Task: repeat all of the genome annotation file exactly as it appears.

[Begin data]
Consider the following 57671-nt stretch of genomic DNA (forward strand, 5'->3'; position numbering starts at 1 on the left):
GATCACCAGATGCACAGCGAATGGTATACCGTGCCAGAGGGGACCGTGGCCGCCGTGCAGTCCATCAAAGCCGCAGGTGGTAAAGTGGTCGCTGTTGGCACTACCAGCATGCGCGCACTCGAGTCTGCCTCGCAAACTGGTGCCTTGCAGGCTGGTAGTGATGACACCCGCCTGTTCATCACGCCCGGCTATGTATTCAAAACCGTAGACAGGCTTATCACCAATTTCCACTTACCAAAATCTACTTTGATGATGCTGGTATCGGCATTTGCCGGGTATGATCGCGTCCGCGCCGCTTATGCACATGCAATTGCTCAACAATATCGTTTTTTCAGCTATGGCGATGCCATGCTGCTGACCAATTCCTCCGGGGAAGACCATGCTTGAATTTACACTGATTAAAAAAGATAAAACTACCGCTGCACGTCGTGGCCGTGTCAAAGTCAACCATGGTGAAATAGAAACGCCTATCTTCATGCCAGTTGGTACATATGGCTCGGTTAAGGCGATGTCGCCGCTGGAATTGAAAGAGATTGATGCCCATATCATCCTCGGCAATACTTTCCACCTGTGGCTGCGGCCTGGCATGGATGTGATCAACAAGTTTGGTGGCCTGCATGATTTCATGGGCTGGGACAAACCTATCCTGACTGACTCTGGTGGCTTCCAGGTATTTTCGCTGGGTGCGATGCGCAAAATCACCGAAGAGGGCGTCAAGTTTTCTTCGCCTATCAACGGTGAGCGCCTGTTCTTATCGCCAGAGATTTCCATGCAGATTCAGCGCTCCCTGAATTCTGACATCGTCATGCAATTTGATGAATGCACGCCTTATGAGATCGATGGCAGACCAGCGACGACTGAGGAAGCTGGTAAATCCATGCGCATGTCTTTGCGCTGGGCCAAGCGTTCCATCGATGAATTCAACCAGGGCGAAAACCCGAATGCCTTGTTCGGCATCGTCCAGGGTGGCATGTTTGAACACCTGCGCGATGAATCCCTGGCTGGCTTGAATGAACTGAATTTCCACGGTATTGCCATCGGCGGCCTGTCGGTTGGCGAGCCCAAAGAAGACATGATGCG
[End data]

Consider the following 57671-nt stretch of genomic DNA (forward strand, 5'->3'; position numbering starts at 1 on the left):
GATCACCAGATGCACAGCGAATGGTATACCGTGCCAGAGGGGACCGTGGCCGCCGTGCAGTCCATCAAAGCCGCAGGTGGTAAAGTGGTCGCTGTTGGCACTACCAGCATGCGCGCACTCGAGTCTGCCTCGCAAACTGGTGCCTTGCAGGCTGGTAGTGATGACACCCGCCTGTTCATCACGCCCGGCTATGTATTCAAAACCGTAGACAGGCTTATCACCAATTTCCACTTACCAAAATCTACTTTGATGATGCTGGTATCGGCATTTGCCGGGTATGATCGCGTCCGCGCCGCTTATGCACATGCAATTGCTCAACAATATCGTTTTTTCAGCTATGGCGATGCCATGCTGCTGACCAATTCCTCCGGGGAAGACCATGCTTGAATTTACACTGATTAAAAAAGATAAAACTACCGCTGCACGTCGTGGCCGTGTCAAAGTCAACCATGGTGAAATAGAAACGCCTATCTTCATGCCAGTTGGTACATATGGCTCGGTTAAGGCGATGTCGCCGCTGGAATTGAAAGAGATTGATGCCCATATCATCCTCGGCAATACTTTCCACCTGTGGCTGCGGCCTGGCATGGATGTGATCAACAAGTTTGGTGGCCTGCATGATTTCATGGGCTGGGACAAACCTATCCTGACTGACTCTGGTGGCTTCCAGGTATTTTCGCTGGGTGCGATGCGCAAAATCACCGAAGAGGGCGTCAAGTTTTCTTCGCCTATCAACGGTGAGCGCCTGTTCTTATCGCCAGAGATTTCCATGCAGATTCAGCGCTCCCTGAATTCTGACATCGTCATGCAATTTGATGAATGCACGCCTTATGAGATCGATGGCAGACCAGCGACGACTGAGGAAGCTGGTAAATCCATGCGCATGTCTTTGCGCTGGGCCAAGCGTTCCATCGATGAATTCAACCAGGGCGAAAACCCGAATGCCTTGTTCGGCATCGTCCAGGGTGGCATGTTTGAACACCTGCGCGATGAATCCCTGGCTGGCTTGAATGAACTGAATTTCCACGGTATTGCCATCGGCGGCCTGTCGGTTGGCGAGCCCAAAGAAGACATGATGCG